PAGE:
Il saggio esamina il modo in cui nell’Antichità classica è stato pensato il conflitto politico a partire dalla riflessione su “fazioni” e “partiti”. L’analisi prende le mosse da Omero ed Esiodo, per i quali la Giustizia è lo strumento con cui dal caos originario si passa al cosmo ordinato. Si concentra quindi sulla nascita della polis come fattore di mediazione del conflitto fra le “parti” sociali, affrontando il pensiero di Tucidide, Platone e Aristotele, che condividono la stessa critica nei confronti (...) di “parti” interpretate come “fazioni” distruttive dell’ordine politico. Polibio, invece, valorizza le “parti” come elementi costitutivi del “tutto” politico, mentre per Sallustio le “fazioni” sono la causa della decadenza della Repubblica romana. Anche Cicerone rifiuta le “fazioni” in quanto distruttive della “concordia” dello Stato, mentre con l’Impero viene superato l’orizzonte particolaristico delle poleis; sarà Tacito, infine, a riflettere sulla contraddizione di un potere particolare che si legittima come universale. (shrink)
The essay identifies and analyses the main similarities between Weber’s and Foucault’s work. They concern the three main areas of their reflection: knowledge, power and the subject. These thematic axes are always firmly intertwined in their work. With regard to knowledge, both authors practice a form of historical knowledge in which both the “subject” of knowledge and the “object” known are radically called into question. Regarding power, they abandon the model of the state and sovereignty in order to analyse the (...) relations of power and domination that run through the entire social body and that “govern” the conduct of individuals. As for the subject, both elaborate ethical forms of subjectivity and “care of the self” that take on an ascetic significance. For Weber, however, it is a question of making objectivity itself a “vocation” for the subject, while Foucault proposes a resistance and a struggle for a new subjectivity. (shrink)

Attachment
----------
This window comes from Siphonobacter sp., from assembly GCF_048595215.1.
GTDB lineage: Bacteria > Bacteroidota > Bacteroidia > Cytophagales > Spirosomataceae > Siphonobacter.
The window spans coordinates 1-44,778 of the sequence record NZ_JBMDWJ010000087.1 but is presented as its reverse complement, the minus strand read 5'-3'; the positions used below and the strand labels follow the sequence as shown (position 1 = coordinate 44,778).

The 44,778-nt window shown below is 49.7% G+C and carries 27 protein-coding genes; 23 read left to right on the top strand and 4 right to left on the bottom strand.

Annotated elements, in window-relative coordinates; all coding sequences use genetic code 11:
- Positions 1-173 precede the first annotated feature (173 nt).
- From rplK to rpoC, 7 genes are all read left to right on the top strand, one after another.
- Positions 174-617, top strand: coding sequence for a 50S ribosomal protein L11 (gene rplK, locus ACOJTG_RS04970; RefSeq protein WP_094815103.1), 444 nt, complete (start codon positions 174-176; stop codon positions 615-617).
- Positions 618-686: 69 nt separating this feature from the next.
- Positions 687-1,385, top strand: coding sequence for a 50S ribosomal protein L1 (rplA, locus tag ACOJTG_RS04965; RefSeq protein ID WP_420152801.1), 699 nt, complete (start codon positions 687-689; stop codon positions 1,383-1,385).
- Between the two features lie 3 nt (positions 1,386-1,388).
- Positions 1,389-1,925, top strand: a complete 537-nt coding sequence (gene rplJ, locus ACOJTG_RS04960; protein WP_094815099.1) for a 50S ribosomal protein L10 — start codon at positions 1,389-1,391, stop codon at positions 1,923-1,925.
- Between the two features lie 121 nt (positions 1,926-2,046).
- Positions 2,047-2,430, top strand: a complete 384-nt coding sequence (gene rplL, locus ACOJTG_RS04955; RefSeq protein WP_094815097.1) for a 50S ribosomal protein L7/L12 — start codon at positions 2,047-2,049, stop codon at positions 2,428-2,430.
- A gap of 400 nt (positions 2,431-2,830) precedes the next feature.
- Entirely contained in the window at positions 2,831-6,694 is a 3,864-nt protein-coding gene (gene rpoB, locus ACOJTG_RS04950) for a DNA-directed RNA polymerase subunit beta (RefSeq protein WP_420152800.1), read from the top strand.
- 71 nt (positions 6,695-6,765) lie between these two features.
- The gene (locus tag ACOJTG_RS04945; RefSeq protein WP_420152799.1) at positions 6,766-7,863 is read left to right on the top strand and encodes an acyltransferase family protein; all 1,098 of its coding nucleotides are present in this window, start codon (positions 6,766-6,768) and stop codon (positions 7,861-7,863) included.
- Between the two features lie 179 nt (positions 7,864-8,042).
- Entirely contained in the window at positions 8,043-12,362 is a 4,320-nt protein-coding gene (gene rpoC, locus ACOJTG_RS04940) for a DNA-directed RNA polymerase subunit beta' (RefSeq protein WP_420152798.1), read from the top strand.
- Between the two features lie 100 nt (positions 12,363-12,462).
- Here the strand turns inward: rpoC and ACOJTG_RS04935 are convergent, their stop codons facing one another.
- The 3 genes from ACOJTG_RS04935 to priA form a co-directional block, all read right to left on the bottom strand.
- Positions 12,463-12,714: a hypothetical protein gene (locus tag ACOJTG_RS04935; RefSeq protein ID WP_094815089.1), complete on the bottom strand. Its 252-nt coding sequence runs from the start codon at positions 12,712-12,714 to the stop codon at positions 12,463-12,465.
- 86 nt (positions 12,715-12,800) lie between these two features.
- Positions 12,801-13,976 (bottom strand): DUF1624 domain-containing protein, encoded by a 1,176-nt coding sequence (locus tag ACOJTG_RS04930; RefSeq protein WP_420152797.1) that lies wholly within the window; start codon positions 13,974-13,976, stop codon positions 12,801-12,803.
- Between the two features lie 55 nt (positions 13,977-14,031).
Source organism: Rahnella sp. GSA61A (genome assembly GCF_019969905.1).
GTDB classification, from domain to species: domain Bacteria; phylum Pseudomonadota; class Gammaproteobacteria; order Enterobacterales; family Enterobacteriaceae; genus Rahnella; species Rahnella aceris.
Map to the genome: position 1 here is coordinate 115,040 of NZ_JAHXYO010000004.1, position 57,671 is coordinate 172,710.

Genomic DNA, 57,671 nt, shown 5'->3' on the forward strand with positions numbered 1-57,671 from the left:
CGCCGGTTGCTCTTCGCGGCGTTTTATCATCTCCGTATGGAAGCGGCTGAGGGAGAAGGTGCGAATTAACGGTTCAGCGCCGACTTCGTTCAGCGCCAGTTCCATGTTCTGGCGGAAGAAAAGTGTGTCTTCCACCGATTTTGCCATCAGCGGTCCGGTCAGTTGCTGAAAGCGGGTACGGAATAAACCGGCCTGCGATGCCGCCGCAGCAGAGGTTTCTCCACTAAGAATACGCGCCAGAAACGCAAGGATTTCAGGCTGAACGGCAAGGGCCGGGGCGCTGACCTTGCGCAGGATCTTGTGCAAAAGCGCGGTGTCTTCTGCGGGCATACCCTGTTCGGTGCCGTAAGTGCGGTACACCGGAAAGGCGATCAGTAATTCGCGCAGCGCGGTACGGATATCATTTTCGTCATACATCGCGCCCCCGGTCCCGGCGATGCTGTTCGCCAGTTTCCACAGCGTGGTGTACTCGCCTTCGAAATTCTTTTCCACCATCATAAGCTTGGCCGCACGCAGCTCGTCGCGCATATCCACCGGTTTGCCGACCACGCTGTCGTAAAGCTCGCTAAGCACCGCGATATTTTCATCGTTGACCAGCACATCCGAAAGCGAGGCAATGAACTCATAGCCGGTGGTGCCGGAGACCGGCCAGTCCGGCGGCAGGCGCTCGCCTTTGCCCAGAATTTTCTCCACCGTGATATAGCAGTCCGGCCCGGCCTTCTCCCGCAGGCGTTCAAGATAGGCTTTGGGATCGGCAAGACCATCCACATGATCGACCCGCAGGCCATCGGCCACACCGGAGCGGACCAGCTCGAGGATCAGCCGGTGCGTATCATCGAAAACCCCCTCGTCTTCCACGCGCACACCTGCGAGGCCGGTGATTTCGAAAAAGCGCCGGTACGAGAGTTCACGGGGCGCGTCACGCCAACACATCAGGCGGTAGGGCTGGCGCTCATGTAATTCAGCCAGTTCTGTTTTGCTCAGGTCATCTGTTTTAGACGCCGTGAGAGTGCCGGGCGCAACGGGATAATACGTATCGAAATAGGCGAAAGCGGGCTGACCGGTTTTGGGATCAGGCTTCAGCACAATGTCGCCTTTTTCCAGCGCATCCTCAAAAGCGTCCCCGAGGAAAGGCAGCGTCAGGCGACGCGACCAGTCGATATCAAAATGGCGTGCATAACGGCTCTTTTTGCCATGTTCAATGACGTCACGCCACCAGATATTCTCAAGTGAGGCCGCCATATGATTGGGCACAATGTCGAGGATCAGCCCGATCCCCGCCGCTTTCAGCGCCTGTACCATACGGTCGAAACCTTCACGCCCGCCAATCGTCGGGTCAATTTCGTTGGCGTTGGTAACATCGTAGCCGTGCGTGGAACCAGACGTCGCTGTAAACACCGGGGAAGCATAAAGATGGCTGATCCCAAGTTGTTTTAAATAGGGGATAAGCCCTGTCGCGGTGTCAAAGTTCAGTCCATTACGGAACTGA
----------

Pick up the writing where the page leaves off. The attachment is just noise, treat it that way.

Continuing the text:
On the 100th anniversary of the death of Max Weber, we dedicate the monographic section of this issue to his political thought through a series of international contributions which investigate its multiple economic, religious, cultural and social perspectives.
This essay reconstructs the main lines of Ferdinand Tönnies’ critical approach to the thought of Hobbes and Spinoza. Specifically it shows the role played by the two philosophers in developing the categories of community and society. From the stand point of political thought, the essay reveals how Tönnies’ on going interpretation of Hobbes focuses more and more on the constitutive moment of the modern form of State. In this area it draws on Spinoza’s reflections on democracy as an absolutum omnino (...) imperium. Tönnies is thus able to distinguish conceptually between the Hobbesian State, as a “society” that absorbs all natural law, and its natural law origin, where we find a “common” element that can never be entirely neutralized by the State. (shrink)